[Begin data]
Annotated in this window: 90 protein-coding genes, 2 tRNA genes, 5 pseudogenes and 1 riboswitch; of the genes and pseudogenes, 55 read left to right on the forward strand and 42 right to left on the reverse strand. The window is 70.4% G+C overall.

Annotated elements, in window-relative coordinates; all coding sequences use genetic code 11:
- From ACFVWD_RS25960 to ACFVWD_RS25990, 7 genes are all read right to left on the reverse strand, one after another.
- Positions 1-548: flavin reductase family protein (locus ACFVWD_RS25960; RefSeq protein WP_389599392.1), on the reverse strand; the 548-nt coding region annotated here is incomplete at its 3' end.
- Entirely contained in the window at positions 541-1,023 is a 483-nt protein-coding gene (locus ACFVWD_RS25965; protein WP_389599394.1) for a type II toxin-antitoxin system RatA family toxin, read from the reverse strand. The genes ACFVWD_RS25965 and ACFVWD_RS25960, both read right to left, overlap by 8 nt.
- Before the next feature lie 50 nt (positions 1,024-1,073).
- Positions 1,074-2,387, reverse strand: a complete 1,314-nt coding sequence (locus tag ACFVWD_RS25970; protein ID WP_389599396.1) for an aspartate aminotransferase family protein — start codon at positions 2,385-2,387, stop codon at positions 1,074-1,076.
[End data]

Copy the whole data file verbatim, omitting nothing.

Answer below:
Annotated in this window: 90 protein-coding genes, 2 tRNA genes, 5 pseudogenes and 1 riboswitch; of the genes and pseudogenes, 55 read left to right on the forward strand and 42 right to left on the reverse strand. The window is 70.4% G+C overall.

Annotated elements, in window-relative coordinates; all coding sequences use genetic code 11:
- From ACFVWD_RS25960 to ACFVWD_RS25990, 7 genes are all read right to left on the reverse strand, one after another.
- Positions 1-548: flavin reductase family protein (locus ACFVWD_RS25960; RefSeq protein WP_389599392.1), on the reverse strand; the 548-nt coding region annotated here is incomplete at its 3' end.
- Entirely contained in the window at positions 541-1,023 is a 483-nt protein-coding gene (locus ACFVWD_RS25965; protein WP_389599394.1) for a type II toxin-antitoxin system RatA family toxin, read from the reverse strand. The genes ACFVWD_RS25965 and ACFVWD_RS25960, both read right to left, overlap by 8 nt.
- Before the next feature lie 50 nt (positions 1,024-1,073).
- Positions 1,074-2,387, reverse strand: a complete 1,314-nt coding sequence (locus tag ACFVWD_RS25970; protein ID WP_389599396.1) for an aspartate aminotransferase family protein — start codon at positions 2,385-2,387, stop codon at positions 1,074-1,076.